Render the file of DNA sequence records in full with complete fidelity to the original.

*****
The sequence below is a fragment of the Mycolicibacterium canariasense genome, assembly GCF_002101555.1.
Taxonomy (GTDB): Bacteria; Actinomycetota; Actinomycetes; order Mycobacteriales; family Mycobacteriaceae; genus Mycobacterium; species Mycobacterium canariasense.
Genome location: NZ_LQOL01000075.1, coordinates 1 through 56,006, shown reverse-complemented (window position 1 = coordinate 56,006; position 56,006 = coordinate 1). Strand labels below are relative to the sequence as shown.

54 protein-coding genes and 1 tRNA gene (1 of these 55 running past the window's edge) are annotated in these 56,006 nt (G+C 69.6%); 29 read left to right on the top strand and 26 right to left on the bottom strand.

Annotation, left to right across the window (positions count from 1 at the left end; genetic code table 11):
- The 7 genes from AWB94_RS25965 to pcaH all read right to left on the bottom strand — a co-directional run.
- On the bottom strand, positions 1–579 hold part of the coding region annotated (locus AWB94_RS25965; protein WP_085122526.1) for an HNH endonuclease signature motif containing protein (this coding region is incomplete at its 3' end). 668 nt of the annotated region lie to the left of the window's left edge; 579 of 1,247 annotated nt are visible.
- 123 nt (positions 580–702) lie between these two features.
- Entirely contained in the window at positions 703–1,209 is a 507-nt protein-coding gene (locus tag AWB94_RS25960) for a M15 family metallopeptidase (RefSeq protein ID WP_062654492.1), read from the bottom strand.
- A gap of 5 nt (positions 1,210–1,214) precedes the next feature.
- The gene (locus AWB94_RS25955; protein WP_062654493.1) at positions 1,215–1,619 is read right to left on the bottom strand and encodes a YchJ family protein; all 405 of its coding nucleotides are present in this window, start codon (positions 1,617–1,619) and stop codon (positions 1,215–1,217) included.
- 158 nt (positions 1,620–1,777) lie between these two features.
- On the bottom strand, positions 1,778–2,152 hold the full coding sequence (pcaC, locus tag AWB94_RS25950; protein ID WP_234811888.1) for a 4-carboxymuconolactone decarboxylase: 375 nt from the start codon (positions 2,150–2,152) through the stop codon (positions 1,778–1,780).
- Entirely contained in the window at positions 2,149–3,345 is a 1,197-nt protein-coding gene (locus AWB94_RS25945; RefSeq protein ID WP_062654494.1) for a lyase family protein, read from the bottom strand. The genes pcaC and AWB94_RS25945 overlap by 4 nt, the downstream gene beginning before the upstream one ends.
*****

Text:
The sequence below is a fragment of the Mycolicibacterium canariasense genome, assembly GCF_002101555.1.
Taxonomy (GTDB): Bacteria; Actinomycetota; Actinomycetes; order Mycobacteriales; family Mycobacteriaceae; genus Mycobacterium; species Mycobacterium canariasense.
Genome location: NZ_LQOL01000075.1, coordinates 1 through 56,006, shown reverse-complemented (window position 1 = coordinate 56,006; position 56,006 = coordinate 1). Strand labels below are relative to the sequence as shown.

54 protein-coding genes and 1 tRNA gene (1 of these 55 running past the window's edge) are annotated in these 56,006 nt (G+C 69.6%); 29 read left to right on the top strand and 26 right to left on the bottom strand.

Annotation, left to right across the window (positions count from 1 at the left end; genetic code table 11):
- The 7 genes from AWB94_RS25965 to pcaH all read right to left on the bottom strand — a co-directional run.
- On the bottom strand, positions 1–579 hold part of the coding region annotated (locus AWB94_RS25965; protein WP_085122526.1) for an HNH endonuclease signature motif containing protein (this coding region is incomplete at its 3' end). 668 nt of the annotated region lie to the left of the window's left edge; 579 of 1,247 annotated nt are visible.
- 123 nt (positions 580–702) lie between these two features.
- Entirely contained in the window at positions 703–1,209 is a 507-nt protein-coding gene (locus tag AWB94_RS25960) for a M15 family metallopeptidase (RefSeq protein ID WP_062654492.1), read from the bottom strand.
- A gap of 5 nt (positions 1,210–1,214) precedes the next feature.
- The gene (locus AWB94_RS25955; protein WP_062654493.1) at positions 1,215–1,619 is read right to left on the bottom strand and encodes a YchJ family protein; all 405 of its coding nucleotides are present in this window, start codon (positions 1,617–1,619) and stop codon (positions 1,215–1,217) included.
- 158 nt (positions 1,620–1,777) lie between these two features.
- On the bottom strand, positions 1,778–2,152 hold the full coding sequence (pcaC, locus tag AWB94_RS25950; protein ID WP_234811888.1) for a 4-carboxymuconolactone decarboxylase: 375 nt from the start codon (positions 2,150–2,152) through the stop codon (positions 1,778–1,780).
- Entirely contained in the window at positions 2,149–3,345 is a 1,197-nt protein-coding gene (locus AWB94_RS25945; RefSeq protein ID WP_062654494.1) for a lyase family protein, read from the bottom strand. The genes pcaC and AWB94_RS25945 overlap by 4 nt, the downstream gene beginning before the upstream one ends.